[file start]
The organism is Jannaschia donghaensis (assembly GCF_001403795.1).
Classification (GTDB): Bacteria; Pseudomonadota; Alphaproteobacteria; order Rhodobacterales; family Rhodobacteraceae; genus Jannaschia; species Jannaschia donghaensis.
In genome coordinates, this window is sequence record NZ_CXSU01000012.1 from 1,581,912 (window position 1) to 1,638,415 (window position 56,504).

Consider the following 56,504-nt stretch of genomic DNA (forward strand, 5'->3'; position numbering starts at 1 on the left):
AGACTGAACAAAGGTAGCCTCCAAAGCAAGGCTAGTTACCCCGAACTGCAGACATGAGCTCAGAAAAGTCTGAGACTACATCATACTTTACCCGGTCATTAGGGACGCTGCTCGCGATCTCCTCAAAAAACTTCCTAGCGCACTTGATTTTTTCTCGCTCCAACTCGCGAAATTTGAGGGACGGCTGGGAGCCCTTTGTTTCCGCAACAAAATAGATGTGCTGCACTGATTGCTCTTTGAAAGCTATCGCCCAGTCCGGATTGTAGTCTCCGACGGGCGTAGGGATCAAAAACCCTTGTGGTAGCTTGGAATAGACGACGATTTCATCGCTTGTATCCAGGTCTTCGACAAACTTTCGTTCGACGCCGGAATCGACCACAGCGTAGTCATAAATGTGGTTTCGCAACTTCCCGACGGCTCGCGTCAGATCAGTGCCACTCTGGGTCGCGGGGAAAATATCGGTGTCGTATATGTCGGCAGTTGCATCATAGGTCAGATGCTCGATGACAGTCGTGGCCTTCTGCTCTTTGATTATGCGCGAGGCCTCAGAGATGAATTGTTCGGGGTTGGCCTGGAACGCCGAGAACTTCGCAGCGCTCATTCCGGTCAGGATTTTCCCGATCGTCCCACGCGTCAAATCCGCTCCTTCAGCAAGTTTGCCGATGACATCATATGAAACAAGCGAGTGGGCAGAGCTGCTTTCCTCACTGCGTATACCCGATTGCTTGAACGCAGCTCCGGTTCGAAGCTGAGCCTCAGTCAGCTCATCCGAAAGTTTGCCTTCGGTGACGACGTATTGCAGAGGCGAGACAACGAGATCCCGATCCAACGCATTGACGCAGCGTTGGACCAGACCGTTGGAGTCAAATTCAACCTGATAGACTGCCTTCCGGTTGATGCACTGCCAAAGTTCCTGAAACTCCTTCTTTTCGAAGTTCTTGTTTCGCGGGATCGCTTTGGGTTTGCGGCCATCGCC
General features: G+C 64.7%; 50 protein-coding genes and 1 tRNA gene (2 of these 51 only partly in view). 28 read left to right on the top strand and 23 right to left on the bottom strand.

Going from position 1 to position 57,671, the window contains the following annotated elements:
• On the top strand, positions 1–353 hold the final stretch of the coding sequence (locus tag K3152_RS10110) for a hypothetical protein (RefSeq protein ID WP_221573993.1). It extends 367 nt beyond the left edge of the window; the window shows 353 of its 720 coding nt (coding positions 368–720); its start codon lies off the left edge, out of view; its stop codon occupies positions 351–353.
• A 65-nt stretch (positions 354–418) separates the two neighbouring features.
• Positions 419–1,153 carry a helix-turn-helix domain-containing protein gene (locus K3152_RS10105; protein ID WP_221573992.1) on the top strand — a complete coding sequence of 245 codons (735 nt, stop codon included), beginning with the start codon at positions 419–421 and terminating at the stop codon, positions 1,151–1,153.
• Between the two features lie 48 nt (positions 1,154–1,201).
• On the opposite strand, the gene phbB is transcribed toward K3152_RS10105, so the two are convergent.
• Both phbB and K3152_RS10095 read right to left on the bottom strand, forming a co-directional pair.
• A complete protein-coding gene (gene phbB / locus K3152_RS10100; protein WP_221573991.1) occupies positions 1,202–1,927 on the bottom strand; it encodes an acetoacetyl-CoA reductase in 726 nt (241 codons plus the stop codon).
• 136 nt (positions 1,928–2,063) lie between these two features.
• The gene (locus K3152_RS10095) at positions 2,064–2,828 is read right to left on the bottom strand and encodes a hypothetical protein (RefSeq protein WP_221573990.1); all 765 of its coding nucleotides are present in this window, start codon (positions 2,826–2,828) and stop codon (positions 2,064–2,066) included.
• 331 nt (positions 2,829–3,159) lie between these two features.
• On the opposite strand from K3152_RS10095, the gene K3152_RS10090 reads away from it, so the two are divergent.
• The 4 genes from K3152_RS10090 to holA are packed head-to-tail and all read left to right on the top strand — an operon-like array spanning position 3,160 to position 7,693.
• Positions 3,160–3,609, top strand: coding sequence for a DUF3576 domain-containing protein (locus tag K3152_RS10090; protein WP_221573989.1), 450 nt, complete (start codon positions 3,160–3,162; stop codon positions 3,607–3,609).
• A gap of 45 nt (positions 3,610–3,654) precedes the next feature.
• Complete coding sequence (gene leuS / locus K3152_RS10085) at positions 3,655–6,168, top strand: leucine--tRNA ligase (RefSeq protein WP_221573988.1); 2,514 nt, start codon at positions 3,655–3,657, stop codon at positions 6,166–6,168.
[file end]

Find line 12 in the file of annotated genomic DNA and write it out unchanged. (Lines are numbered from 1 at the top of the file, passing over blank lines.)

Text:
• On the opposite strand, the gene phbB is transcribed toward K3152_RS10105, so the two are convergent.